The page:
Snowball-timore

Carrie Murphy

As our warm spring weather heats up into the sweaty summers we've come to expect here in Baltimore, my tastebuds naturally start to crave summer treats: that is, the cold and the sweet. Everyone screams for ice cream, of course, but my favorite dessert to cool down with on a hot August day has to be that quintessentially Baltimore product: the snowball.

Did you know that snowballs may have originated in Baltimore? That's right: during the Industrial Revolution, icehouses in the colder North would sell huge blocks of ice to locations in the South. And of course, the ice traveled through Baltimore, where children would beg the truck attendants for a little shaving of ice, which the children would then flavor with syrups and other toppings. Legend has it that this is how the snowball was born, although no one really knows for sure. Apparently the Baltimore favorite flavor egg custard came about when Baltimore mothers needed to mix up a quick treat for their children: egg custard is simply vanilla, sugar, and eggs.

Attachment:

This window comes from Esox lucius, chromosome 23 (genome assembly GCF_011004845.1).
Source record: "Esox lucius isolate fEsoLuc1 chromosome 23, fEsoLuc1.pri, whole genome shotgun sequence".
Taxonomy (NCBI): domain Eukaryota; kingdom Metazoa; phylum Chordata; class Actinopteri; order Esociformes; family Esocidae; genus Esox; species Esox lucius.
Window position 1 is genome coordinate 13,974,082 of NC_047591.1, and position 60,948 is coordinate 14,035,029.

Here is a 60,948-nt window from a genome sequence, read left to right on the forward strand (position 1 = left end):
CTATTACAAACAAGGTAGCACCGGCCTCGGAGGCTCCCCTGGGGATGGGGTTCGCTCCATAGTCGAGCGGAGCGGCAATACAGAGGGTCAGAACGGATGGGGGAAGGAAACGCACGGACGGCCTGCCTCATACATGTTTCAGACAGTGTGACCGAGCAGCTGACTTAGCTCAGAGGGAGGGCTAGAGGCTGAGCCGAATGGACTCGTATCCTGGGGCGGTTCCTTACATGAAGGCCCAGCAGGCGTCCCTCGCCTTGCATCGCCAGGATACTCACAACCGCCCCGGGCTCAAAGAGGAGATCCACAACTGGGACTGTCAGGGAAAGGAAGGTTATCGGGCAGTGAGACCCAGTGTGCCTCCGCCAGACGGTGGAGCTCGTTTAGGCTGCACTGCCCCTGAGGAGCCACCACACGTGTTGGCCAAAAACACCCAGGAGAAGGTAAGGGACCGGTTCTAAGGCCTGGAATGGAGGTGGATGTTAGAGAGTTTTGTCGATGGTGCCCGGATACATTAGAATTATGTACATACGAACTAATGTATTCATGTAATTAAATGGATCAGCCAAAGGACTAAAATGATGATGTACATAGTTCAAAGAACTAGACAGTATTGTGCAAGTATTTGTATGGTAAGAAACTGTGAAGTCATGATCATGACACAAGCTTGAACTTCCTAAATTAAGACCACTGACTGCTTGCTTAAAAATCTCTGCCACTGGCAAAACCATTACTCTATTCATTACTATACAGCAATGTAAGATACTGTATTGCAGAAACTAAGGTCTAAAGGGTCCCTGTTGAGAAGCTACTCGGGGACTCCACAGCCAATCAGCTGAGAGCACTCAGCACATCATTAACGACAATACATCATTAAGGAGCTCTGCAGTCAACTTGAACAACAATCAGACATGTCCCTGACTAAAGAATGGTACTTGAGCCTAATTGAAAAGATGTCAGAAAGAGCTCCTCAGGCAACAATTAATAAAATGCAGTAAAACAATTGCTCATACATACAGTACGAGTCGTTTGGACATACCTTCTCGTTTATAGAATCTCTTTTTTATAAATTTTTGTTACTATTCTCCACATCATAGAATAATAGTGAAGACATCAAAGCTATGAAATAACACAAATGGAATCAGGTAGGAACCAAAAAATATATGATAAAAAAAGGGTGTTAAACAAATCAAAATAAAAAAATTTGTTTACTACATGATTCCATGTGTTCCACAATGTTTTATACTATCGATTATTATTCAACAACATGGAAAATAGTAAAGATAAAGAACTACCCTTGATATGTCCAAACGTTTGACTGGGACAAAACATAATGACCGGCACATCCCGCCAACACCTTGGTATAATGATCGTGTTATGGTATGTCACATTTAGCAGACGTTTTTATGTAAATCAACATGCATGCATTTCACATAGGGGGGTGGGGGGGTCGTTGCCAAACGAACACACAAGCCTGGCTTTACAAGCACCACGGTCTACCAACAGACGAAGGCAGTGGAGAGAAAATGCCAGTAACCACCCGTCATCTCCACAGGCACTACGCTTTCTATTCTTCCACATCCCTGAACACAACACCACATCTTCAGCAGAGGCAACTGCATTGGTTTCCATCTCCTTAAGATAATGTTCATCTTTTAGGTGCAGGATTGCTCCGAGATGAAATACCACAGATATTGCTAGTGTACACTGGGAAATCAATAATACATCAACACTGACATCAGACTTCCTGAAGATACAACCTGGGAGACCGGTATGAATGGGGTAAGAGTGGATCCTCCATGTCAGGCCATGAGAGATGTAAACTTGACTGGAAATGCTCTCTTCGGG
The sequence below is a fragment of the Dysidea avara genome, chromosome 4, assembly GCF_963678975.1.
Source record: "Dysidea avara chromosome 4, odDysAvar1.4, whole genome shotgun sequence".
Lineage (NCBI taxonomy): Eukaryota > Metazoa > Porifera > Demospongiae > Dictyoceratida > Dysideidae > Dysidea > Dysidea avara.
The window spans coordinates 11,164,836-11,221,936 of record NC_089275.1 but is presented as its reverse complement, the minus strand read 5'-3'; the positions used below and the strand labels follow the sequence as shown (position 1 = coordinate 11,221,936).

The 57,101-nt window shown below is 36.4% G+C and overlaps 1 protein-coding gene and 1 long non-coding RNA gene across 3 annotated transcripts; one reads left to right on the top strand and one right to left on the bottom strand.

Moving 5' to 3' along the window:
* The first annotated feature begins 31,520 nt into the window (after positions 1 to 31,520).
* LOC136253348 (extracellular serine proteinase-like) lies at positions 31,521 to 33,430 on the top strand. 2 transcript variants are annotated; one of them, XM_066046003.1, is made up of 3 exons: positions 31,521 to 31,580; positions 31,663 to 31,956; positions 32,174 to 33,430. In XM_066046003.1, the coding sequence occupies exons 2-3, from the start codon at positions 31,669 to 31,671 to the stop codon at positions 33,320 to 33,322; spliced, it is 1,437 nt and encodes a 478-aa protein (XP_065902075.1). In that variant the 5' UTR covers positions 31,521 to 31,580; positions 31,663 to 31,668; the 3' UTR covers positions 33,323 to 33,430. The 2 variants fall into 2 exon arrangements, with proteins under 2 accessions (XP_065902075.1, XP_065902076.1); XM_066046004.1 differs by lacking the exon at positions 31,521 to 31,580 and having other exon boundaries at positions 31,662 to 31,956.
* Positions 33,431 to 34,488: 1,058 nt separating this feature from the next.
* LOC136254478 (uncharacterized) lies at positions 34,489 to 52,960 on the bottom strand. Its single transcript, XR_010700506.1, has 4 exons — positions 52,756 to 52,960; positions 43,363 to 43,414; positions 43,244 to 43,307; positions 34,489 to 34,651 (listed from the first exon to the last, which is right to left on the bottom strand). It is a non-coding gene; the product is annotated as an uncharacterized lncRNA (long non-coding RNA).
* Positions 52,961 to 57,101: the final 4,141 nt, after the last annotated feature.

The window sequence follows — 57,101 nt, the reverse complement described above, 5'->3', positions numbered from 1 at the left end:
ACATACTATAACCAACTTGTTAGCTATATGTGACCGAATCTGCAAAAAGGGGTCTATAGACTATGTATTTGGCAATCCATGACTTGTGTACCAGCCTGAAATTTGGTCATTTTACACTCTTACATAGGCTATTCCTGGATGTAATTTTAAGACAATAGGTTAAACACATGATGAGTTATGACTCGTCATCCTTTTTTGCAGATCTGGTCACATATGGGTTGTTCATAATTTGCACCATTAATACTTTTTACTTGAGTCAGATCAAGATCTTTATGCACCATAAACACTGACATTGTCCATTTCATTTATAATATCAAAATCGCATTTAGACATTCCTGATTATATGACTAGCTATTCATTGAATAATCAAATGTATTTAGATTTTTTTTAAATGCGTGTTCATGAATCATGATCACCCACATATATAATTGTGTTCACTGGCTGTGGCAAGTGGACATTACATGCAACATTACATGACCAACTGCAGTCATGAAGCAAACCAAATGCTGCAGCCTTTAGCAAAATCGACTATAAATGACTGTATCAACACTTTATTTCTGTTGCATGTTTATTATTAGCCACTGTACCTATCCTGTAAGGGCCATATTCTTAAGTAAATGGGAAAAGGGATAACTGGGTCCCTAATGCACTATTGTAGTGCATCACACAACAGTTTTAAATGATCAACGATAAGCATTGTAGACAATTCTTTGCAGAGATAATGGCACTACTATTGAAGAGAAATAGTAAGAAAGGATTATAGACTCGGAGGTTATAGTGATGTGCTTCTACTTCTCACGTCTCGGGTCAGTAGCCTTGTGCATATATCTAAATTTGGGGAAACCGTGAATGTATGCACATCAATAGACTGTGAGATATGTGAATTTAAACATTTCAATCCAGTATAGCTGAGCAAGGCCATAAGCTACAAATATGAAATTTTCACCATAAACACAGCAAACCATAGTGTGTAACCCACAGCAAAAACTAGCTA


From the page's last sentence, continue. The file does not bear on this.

There's some debate about what a snowball really is: as we understand it, a snowball is finely shaved ice (more like the consistency of well, a ball made from snow). Elsewhere, our beloved snowballs are called snowcones, but we think there's actually a palpable difference between the two, because the ice in a snowcone is usually heavier, chunkier, and crunchier. Spelling is subject to change, as we've seen "snoball" and" sno-ball" just as often as the classic "snowball." Baltimore's Koldkiss company sells snow ball/cone materials, including the flavored syrups and the machines used to crush or shave the ice.

Most Baltimoreans have summer memories of standing outside the rickety snowball stand, carefully trying to choose from the large roster of flavors. Growing up just north of the city, I frequented the snowball stand in front of the old Caldor on York Rd (that shopping center now holds an office building, Petco, Party City, and more). My favorite snowball flavor is Skylite, with a hefty topping of marshmallow; I don't think I've ordered another combination since I was a child.

There don't seem to be as many neighborhood snowball stands around as there were when I was young, but there are still quite a few places serving flavored ice that are worth a visit. Uncle Wiggly's in Towson has a large variety of flavors, including ice cream. We really like their outdoor seating, too. There's also Snoasis in Cockeysville, which seems to be a really popular option. In Hamilton, One Sweet Moment offers over 100 different flavors including sour snowballs, diet snowballs, and snowballs made with Hershey's syrups. Another great one is Summer Shack Snowballs in Greenspring Station.

Do you have a favorite snowball stand in your neighborhood? Let us know where to find it!


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